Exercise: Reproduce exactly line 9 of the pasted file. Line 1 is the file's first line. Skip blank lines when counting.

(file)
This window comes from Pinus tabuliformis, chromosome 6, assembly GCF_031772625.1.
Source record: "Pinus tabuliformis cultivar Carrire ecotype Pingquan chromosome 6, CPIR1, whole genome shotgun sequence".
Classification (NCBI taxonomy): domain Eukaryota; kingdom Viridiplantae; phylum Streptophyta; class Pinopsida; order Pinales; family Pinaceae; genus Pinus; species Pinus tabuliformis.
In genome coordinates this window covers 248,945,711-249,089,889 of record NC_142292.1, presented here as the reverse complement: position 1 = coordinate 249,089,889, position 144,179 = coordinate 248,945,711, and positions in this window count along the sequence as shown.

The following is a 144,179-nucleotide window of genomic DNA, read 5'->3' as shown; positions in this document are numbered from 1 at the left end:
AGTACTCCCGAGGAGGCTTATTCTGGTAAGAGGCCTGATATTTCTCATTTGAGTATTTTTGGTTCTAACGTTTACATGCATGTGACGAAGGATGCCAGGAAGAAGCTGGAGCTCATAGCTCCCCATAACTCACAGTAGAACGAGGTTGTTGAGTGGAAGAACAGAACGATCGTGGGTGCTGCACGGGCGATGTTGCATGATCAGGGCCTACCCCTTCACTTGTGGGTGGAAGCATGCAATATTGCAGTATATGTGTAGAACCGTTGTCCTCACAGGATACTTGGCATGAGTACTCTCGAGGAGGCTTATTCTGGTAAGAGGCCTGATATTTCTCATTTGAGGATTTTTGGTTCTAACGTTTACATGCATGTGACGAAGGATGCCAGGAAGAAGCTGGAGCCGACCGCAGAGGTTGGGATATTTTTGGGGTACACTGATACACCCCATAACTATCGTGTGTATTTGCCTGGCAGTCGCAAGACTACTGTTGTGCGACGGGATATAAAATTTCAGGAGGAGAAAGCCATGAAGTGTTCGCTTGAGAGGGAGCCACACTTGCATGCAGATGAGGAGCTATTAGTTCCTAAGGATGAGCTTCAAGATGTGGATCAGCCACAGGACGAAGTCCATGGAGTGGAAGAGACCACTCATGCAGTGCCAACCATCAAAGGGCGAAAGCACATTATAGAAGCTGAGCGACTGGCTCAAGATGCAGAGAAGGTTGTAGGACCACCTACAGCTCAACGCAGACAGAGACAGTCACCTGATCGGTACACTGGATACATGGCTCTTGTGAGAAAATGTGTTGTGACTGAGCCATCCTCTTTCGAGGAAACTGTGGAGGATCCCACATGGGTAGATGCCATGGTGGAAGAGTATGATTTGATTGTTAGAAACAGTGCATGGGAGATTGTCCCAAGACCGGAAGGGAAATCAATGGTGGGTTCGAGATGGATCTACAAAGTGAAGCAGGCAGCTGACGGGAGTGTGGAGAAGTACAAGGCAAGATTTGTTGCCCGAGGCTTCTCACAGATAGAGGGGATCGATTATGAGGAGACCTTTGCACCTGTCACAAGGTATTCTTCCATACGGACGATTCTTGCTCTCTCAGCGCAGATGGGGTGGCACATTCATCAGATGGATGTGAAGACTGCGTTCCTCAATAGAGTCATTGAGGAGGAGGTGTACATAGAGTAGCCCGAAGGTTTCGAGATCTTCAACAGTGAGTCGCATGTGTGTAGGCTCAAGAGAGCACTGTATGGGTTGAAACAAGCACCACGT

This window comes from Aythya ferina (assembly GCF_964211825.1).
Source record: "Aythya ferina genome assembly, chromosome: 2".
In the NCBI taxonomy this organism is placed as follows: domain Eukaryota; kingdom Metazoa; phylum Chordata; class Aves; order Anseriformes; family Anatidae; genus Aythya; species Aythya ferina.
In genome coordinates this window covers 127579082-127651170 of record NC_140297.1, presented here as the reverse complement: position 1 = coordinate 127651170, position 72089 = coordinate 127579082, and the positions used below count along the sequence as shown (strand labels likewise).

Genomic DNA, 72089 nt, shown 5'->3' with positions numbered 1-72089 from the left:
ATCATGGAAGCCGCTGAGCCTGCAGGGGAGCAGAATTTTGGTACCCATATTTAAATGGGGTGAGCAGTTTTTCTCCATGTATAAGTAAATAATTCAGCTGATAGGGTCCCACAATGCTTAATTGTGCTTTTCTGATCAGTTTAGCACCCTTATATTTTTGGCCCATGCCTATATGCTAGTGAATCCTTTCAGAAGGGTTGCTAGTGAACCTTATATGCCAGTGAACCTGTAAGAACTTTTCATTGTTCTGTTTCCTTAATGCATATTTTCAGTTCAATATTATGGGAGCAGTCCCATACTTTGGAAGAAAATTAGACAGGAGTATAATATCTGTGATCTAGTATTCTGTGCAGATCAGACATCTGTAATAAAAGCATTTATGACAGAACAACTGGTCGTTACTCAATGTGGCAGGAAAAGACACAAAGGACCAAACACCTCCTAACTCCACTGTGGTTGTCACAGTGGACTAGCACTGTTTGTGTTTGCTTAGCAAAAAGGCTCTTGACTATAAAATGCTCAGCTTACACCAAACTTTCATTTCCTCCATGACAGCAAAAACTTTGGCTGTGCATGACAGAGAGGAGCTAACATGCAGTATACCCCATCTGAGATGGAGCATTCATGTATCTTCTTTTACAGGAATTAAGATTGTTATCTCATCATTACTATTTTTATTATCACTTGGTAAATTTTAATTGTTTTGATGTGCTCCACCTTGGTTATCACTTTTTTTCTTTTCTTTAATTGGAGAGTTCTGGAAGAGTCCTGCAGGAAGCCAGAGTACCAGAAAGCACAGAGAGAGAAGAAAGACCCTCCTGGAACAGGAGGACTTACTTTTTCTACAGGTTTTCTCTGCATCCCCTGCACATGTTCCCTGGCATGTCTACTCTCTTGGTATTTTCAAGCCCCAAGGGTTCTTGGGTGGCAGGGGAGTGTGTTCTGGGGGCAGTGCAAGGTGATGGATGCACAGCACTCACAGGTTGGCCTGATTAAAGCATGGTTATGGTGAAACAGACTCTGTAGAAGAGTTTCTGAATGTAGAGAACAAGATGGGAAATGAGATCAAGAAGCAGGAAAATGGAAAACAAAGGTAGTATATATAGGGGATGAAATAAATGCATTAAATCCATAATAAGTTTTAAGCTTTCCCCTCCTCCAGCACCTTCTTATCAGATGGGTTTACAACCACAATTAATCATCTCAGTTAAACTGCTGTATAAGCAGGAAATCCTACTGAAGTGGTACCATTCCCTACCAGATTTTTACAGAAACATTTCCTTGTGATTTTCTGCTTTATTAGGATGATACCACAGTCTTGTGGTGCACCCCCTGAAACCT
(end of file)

In the NCBI taxonomy this organism is placed as follows: domain Eukaryota; kingdom Metazoa; phylum Chordata; class Aves; order Anseriformes; family Anatidae; genus Aythya; species Aythya ferina.